The Washington Post: Mr. Hagel’s stated positions on critical issues, ranging from defense spending to Iran, fall well to the left of those pursued by Mr. Obama during his first term — and place him near the fringe of the Senate that would be asked to confirm him.
The Wall Street Journal: Mr. Obama can do better than Mr. Hagel—for example, by choosing former Defense Under Secretary Michele Flournoy, or perhaps Colin Powell. If he does nominate Mr. Hagel, the Senate will have to prevent the Administration’s senior security ranks from being dominated by a flock of doves who think the world is better off with a militarily weaker America.
WSJ Columnist Bret Stephens: Prejudice—like cooking, wine-tasting and other consummations—has an olfactory element. When ChuckHagel, the former GOP senator from Nebraska who is now a front-runner to be the next secretary of Defense, carries on about how “the Jewish lobby intimidates a lot of people up here,” the odor is especially ripe.
Bill Kristol: “An awful lot of Democrats I am told are quietly telling the White House, what are you doing to us?”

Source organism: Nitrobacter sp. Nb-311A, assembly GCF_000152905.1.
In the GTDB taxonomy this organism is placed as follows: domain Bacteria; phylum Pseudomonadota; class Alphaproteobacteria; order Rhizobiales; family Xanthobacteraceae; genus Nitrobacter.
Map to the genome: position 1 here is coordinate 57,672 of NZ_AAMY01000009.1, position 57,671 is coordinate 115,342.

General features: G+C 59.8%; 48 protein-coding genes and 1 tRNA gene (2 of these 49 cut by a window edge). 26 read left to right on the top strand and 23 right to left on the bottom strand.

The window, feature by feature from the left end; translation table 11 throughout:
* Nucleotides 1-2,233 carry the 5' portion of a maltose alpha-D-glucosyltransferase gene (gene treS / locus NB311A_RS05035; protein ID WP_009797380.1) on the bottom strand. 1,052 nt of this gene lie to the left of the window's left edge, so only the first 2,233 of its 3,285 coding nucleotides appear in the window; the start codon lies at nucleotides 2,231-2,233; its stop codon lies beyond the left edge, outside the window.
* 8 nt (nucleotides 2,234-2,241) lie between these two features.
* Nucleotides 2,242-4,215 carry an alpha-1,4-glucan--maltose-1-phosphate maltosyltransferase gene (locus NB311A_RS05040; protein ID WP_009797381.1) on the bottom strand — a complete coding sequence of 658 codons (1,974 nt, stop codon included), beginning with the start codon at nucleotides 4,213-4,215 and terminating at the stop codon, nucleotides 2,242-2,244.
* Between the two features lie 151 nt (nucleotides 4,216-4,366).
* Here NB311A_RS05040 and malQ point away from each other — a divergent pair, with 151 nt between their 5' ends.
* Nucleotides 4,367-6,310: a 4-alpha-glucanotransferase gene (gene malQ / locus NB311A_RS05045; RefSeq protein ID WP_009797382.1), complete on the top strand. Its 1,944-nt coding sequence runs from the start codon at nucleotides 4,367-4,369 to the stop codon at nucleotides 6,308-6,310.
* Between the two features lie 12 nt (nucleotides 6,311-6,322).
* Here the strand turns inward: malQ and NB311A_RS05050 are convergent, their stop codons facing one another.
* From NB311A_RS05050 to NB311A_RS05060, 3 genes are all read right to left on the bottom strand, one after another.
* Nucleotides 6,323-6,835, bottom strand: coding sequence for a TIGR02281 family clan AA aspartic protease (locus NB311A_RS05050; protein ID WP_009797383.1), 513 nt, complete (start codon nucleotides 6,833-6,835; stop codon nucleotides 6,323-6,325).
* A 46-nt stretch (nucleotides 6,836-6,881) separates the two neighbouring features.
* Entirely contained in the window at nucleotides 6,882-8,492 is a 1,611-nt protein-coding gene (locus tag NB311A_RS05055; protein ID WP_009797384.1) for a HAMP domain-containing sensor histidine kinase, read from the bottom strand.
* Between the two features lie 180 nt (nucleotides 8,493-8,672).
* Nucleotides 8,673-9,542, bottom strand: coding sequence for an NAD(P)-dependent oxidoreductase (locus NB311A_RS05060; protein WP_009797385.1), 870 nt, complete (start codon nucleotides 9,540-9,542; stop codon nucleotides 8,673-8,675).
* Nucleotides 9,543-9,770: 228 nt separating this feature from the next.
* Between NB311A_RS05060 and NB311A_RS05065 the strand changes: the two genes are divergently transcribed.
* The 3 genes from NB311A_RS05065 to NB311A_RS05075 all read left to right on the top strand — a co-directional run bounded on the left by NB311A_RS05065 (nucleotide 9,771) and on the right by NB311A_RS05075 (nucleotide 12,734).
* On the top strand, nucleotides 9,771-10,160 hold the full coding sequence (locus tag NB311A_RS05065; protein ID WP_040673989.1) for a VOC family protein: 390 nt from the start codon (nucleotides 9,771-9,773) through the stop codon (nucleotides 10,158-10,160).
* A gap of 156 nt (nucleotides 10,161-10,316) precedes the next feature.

ADL President Abe Foxman: “Chuck Hagel would not be the first, second, or third choice for the American Jewish community’s friends of Israel. His record relating to Israel and the U.S.-Israel relationship is, at best, disturbing, and at worst, very troubling. The sentiments he’s expressed about the Jewish lobby border on anti-Semitism in the genre of professors John Mearsheimer and Stephen Walt and former president Jimmy Carter.”
AJC Executive Director David Harris: “The first AJC encounter with Sen. Hagel I recall was when we sought his support, in 1999, for a Senate letter to then Russian President Boris Yeltsin urging action against rising anti-Semitism. We were unsuccessful. On June 20, 1999, we published the letter as a full-page ad in The New York Times with 99 Senate signatories. Only Sen. Hagel’s name was absent. Our concern then has only grown since, as we have witnessed his stance on a range of core U.S. national security priorities.”
White House Project Founder Marie Wilson: “There is no doubt that the woman knows her business. It’s Defense — the area where we have the slowest movement of women into top positions. It would be a breakthrough.”
National Review’s Rich Lowry: “At the core of his foreign policy is disdain for Israel and unquenchable desire to talk to terrorists. His realism is a pastiche of attitudes fashionable at Council on Foreign Relations meetings or the World Economic Forum in Davos, crystalized into an idée fixe lacking all nuance or true thoughtfulness.”